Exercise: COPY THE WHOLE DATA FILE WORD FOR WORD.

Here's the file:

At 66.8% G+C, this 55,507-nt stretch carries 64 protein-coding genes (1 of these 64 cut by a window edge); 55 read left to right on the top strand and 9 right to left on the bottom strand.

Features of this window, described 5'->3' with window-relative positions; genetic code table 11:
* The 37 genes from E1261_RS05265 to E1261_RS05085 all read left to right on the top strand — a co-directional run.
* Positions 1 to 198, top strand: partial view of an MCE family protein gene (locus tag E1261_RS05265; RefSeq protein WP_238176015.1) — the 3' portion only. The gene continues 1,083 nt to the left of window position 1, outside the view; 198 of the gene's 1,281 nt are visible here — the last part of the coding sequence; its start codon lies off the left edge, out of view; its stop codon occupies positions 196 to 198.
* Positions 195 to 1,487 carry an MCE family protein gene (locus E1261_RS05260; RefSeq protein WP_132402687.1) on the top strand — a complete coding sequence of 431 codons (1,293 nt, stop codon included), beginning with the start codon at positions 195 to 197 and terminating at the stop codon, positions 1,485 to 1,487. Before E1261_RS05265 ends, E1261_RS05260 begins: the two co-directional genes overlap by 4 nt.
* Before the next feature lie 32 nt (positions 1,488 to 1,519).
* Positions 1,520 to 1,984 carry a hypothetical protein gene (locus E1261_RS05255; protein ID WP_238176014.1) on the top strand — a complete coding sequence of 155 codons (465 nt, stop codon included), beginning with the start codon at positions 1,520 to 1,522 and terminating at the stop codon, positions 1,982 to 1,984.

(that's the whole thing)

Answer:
At 66.8% G+C, this 55,507-nt stretch carries 64 protein-coding genes (1 of these 64 cut by a window edge); 55 read left to right on the top strand and 9 right to left on the bottom strand.

Features of this window, described 5'->3' with window-relative positions; genetic code table 11:
* The 37 genes from E1261_RS05265 to E1261_RS05085 all read left to right on the top strand — a co-directional run.
* Positions 1 to 198, top strand: partial view of an MCE family protein gene (locus tag E1261_RS05265; RefSeq protein WP_238176015.1) — the 3' portion only. The gene continues 1,083 nt to the left of window position 1, outside the view; 198 of the gene's 1,281 nt are visible here — the last part of the coding sequence; its start codon lies off the left edge, out of view; its stop codon occupies positions 196 to 198.
* Positions 195 to 1,487 carry an MCE family protein gene (locus E1261_RS05260; RefSeq protein WP_132402687.1) on the top strand — a complete coding sequence of 431 codons (1,293 nt, stop codon included), beginning with the start codon at positions 195 to 197 and terminating at the stop codon, positions 1,485 to 1,487. Before E1261_RS05265 ends, E1261_RS05260 begins: the two co-directional genes overlap by 4 nt.
* Before the next feature lie 32 nt (positions 1,488 to 1,519).
* Positions 1,520 to 1,984 carry a hypothetical protein gene (locus E1261_RS05255; protein ID WP_238176014.1) on the top strand — a complete coding sequence of 155 codons (465 nt, stop codon included), beginning with the start codon at positions 1,520 to 1,522 and terminating at the stop codon, positions 1,982 to 1,984.